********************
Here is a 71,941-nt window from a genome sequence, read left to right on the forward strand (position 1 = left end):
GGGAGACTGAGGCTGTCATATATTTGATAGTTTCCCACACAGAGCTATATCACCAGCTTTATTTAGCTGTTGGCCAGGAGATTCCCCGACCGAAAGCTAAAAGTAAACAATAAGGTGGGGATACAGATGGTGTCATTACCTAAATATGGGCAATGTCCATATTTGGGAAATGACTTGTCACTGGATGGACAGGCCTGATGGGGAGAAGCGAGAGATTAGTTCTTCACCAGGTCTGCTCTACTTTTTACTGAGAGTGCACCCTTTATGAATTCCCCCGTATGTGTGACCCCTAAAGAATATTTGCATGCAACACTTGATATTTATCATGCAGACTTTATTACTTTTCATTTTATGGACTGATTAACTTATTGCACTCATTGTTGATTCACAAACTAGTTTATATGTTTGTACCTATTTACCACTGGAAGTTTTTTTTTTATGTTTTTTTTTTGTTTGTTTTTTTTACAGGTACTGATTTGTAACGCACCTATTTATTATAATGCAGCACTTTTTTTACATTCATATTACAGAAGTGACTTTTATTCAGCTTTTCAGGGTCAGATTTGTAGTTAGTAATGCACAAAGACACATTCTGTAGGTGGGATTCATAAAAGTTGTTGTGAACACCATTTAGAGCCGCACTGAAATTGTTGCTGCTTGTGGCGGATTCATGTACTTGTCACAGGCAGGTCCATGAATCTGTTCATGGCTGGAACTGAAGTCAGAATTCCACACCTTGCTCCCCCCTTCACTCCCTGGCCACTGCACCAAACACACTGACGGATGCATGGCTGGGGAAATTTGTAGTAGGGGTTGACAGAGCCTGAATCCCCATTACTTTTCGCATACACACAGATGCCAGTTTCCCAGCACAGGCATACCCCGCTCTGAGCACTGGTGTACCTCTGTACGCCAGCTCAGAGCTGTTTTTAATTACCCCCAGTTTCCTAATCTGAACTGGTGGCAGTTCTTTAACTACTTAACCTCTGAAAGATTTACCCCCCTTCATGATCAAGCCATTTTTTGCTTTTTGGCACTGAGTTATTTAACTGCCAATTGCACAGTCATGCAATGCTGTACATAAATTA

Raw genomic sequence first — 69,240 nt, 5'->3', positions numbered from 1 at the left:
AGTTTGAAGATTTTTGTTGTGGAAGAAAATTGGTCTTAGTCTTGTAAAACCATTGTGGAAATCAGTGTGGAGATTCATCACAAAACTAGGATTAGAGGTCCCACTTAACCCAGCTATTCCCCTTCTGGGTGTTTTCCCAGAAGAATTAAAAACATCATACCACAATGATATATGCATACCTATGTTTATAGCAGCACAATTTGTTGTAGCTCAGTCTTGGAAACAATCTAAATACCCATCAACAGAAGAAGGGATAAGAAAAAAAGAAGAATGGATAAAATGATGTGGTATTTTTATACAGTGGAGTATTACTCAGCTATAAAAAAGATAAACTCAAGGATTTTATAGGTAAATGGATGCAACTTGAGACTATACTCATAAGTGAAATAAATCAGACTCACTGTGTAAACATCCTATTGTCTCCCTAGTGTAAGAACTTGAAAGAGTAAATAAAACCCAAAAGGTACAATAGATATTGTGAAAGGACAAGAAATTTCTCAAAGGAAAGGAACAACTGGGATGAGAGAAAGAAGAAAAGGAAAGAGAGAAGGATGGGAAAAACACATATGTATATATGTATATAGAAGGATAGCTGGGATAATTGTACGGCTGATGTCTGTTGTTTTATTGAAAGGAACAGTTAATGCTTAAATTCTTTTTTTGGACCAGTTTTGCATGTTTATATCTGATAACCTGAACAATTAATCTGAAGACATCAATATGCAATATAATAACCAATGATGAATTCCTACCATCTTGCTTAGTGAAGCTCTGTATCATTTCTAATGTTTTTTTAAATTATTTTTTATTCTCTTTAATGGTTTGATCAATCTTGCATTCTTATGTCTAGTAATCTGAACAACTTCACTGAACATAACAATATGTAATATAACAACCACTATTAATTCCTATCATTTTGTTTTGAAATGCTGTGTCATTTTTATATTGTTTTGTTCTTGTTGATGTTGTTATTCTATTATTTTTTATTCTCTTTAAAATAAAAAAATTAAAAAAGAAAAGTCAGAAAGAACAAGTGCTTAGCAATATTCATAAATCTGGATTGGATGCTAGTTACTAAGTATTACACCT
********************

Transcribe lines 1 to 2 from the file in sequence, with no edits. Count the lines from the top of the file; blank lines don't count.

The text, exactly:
Here is a 71,941-nt window from a genome sequence, read left to right on the forward strand (position 1 = left end):
GGGAGACTGAGGCTGTCATATATTTGATAGTTTCCCACACAGAGCTATATCACCAGCTTTATTTAGCTGTTGGCCAGGAGATTCCCCGACCGAAAGCTAAAAGTAAACAATAAGGTGGGGATACAGATGGTGTCATTACCTAAATATGGGCAATGTCCATATTTGGGAAATGACTTGTCACTGGATGGACAGGCCTGATGGGGAGAAGCGAGAGATTAGTTCTTCACCAGGTCTGCTCTACTTTTTACTGAGAGTGCACCCTTTATGAATTCCCCCGTATGTGTGACCCCTAAAGAATATTTGCATGCAACACTTGATATTTATCATGCAGACTTTATTACTTTTCATTTTATGGACTGATTAACTTATTGCACTCATTGTTGATTCACAAACTAGTTTATATGTTTGTACCTATTTACCACTGGAAGTTTTTTTTTTATGTTTTTTTTTTGTTTGTTTTTTTTACAGGTACTGATTTGTAACGCACCTATTTATTATAATGCAGCACTTTTTTTACATTCATATTACAGAAGTGACTTTTATTCAGCTTTTCAGGGTCAGATTTGTAGTTAGTAATGCACAAAGACACATTCTGTAGGTGGGATTCATAAAAGTTGTTGTGAACACCATTTAGAGCCGCACTGAAATTGTTGCTGCTTGTGGCGGATTCATGTACTTGTCACAGGCAGGTCCATGAATCTGTTCATGGCTGGAACTGAAGTCAGAATTCCACACCTTGCTCCCCCCTTCACTCCCTGGCCACTGCACCAAACACACTGACGGATGCATGGCTGGGGAAATTTGTAGTAGGGGTTGACAGAGCCTGAATCCCCATTACTTTTCGCATACACACAGATGCCAGTTTCCCAGCACAGGCATACCCCGCTCTGAGCACTGGTGTACCTCTGTACGCCAGCTCAGAGCTGTTTTTAATTACCCCCAGTTTCCTAATCTGAACTGGTGGCAGTTCTTTAACTACTTAACCTCTGAAAGATTTACCCCCCTTCATGATCAAGCCATTTTTTGCTTTTTGGCACTGAGTTATTTAACTGCCAATTGCACAGTCATGCAATGCTGTACATAAATTA